Please Take Me Off Your List, Petco

Try as hard as she might, Michelle Blanchard can't get off Petco's email list. What will it take to get the company to stop contacting her?

Question: I recently signed up for Petco's customer loyalty program, called Pals Rewards. You get $5 off for every $100 you spend. Huge mistake.

Now my inbox is inundated with their offers. I get what can only be called spam from them at least twice a day.

When I tried to email them at their officially listed email address in order to unsubscribe, the email is kicked back as invalid or not a real email address. The website's 'unsubscribe' doesn't work, either.

I've tried calling their customer service and get a foreign-accented response of shoving me off to some other accented clerk, who does nothing.

I want Petco to stop emailing me with offers. I want to disenroll from its databases, including its loyalty program. They have my name, email address and phone number.

I want out of Petco's programs...all of them, forever. The harassment isn't worth five bucks. -- Michelle Blanchard, Olympia, Wash.

Answer: Petco should have immediately removed you from its mailing list. Publishing a non-working email address and sending you on an odyssey through an offshore call center ran contrary to Petco's values of "being honest, ethical and fair in all our actions."

The Petco loyalty program, like all customer loyalty programs, is a real dog. The program is "free" (that should be your first warning, since there is no such thing as free) and offers vague benefits like "5 Reward Dollars for every $100 spent" and "bonus offers to earn rewards faster." Meanwhile, Petco gets easy access to your spending data and in exchange for a modest discount, it writes itself a license to email you relentlessly, encouraging you to spend even more on products you probably don't need.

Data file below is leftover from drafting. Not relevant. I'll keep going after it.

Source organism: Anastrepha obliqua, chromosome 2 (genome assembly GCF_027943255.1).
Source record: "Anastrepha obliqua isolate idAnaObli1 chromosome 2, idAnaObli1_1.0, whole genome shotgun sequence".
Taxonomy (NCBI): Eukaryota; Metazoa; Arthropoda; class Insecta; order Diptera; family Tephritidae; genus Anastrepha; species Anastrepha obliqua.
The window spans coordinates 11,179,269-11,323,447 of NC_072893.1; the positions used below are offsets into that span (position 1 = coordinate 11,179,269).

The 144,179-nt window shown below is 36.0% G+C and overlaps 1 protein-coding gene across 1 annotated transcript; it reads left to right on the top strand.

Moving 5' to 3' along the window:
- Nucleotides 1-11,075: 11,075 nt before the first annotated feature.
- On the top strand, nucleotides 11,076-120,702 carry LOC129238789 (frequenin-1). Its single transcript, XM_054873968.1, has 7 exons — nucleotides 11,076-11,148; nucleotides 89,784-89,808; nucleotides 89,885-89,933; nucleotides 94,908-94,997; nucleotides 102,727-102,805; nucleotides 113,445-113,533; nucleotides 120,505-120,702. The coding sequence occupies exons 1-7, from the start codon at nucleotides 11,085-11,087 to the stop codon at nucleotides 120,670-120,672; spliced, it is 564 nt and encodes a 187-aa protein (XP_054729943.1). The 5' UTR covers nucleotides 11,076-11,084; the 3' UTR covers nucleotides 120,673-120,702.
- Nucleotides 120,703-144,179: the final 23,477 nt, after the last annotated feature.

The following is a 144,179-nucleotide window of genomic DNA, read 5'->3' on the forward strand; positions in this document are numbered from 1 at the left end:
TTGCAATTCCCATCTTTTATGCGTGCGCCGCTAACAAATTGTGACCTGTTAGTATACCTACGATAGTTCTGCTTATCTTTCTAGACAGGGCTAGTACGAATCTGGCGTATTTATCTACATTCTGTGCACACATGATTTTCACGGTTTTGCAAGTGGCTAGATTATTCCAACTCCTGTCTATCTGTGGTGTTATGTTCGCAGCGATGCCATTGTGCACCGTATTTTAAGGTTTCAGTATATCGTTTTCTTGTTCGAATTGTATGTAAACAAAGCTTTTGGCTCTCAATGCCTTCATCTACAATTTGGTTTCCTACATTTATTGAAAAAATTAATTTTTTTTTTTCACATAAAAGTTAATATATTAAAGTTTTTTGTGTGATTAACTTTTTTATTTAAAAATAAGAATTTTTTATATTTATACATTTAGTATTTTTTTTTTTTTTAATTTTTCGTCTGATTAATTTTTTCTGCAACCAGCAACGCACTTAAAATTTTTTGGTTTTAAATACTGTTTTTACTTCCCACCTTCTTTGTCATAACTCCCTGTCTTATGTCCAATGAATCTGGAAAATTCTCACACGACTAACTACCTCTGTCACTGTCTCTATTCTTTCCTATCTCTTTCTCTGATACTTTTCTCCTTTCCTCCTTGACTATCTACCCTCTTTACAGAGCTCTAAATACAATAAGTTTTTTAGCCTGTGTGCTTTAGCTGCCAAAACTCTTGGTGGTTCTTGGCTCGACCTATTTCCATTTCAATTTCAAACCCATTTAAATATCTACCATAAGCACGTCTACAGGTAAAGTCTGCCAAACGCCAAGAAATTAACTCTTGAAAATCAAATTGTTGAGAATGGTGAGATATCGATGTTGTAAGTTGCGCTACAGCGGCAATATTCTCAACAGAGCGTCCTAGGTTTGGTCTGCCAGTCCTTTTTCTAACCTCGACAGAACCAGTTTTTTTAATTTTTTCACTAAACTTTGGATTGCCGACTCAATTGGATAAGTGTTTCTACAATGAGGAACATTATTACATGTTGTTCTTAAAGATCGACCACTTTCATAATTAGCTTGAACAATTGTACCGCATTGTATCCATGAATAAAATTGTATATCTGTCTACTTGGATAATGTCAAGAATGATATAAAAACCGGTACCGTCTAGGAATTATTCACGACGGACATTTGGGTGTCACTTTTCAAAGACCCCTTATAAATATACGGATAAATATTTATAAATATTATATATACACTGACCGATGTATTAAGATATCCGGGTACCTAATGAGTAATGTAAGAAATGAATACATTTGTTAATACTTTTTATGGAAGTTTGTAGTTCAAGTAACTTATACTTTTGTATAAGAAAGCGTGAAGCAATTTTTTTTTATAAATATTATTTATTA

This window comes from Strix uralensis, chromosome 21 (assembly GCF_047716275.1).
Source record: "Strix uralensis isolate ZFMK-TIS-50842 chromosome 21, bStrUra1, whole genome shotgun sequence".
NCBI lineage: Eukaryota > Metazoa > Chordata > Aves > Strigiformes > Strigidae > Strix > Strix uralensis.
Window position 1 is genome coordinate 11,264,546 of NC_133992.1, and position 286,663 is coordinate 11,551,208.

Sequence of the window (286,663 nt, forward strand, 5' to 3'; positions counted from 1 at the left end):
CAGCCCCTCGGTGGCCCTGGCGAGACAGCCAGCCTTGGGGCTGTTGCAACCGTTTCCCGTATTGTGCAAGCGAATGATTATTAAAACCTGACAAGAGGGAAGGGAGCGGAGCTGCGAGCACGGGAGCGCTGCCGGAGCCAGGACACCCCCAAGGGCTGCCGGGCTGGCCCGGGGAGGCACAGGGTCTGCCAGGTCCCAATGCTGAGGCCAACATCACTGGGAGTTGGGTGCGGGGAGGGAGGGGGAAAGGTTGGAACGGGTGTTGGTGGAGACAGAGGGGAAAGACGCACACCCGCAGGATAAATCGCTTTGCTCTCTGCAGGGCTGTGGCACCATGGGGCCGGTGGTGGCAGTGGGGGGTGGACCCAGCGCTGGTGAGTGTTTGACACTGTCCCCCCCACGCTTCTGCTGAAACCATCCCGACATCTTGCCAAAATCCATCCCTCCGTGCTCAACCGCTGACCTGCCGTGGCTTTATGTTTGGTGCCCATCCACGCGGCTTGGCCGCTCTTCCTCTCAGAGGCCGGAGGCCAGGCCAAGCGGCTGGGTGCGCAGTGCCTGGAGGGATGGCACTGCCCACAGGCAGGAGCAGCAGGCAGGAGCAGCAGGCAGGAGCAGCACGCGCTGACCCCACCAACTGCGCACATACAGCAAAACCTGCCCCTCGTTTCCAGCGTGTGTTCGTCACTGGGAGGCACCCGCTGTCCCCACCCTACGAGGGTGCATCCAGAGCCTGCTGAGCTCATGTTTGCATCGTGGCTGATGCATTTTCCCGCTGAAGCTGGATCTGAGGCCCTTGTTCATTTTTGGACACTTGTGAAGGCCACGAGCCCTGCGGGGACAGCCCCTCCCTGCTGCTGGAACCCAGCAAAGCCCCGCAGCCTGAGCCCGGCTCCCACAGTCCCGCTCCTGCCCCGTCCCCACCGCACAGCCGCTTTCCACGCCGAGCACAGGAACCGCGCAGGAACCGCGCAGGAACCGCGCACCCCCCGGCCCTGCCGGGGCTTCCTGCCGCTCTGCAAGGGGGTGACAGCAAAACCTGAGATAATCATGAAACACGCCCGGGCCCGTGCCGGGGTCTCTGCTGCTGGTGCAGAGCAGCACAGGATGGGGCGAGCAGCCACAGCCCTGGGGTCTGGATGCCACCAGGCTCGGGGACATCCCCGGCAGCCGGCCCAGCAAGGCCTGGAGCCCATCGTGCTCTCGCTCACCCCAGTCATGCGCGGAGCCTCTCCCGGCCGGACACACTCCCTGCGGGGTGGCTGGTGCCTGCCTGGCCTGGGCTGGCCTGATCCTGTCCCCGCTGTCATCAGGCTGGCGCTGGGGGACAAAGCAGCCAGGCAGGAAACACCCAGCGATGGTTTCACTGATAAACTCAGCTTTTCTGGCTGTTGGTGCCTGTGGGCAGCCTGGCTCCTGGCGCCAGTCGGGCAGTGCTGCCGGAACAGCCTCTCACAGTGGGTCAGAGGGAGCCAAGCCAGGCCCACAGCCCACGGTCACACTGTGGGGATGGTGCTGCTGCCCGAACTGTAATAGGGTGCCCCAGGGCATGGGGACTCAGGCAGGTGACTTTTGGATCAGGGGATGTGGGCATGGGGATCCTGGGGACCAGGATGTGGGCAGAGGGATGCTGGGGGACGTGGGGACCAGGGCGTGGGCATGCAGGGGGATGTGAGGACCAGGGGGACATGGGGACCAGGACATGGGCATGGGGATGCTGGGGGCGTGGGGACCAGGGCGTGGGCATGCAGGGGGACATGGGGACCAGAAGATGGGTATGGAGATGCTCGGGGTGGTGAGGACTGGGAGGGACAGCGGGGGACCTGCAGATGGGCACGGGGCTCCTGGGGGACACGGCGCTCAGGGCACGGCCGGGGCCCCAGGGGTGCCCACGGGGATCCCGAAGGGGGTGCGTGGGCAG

Let me be clear: All loyalty programs benefit the company more than the customer. They needlessly separate the haves from have-nots, breed a culture of entitlement and are rigged so that if you're an honest participant, the company always wins.

This is just a particularly egregious example. Petco appears to have rigged its program so you can't leave, either.

If you had it to do all over again, I'm sure you would have skipped Pals Rewards and just purchased the items you need when the price is right. But there are some easy ways to escape the email onslaught. Most of the major email services offer a way to block an address (I use it often for Gmail, and I love it). Chances are Petco was running afoul of the CAN-SPAM Act, which stops businesses from subjecting you to a barrage of promotional messages. But before trying any of that, you might have contacted Petco through its online form, which might have fixed this issue quickly. (Simply emailing the return address, which is often a noreply@ address, is unlikely to work.)

I contacted Petco on your behalf. It fetched your records and adjusted your account accordingly. You won't be getting any more emails from the company.

After you've left a comment here, let's continue the discussion on my consumer advocacy site or on Twitter, Facebook and Google. I also have a newsletter and you'll definitely want to order my new, amazingly helpful and subversive book called How to Be the World's Smartest Traveler (and Save Time, Money, and Hassle).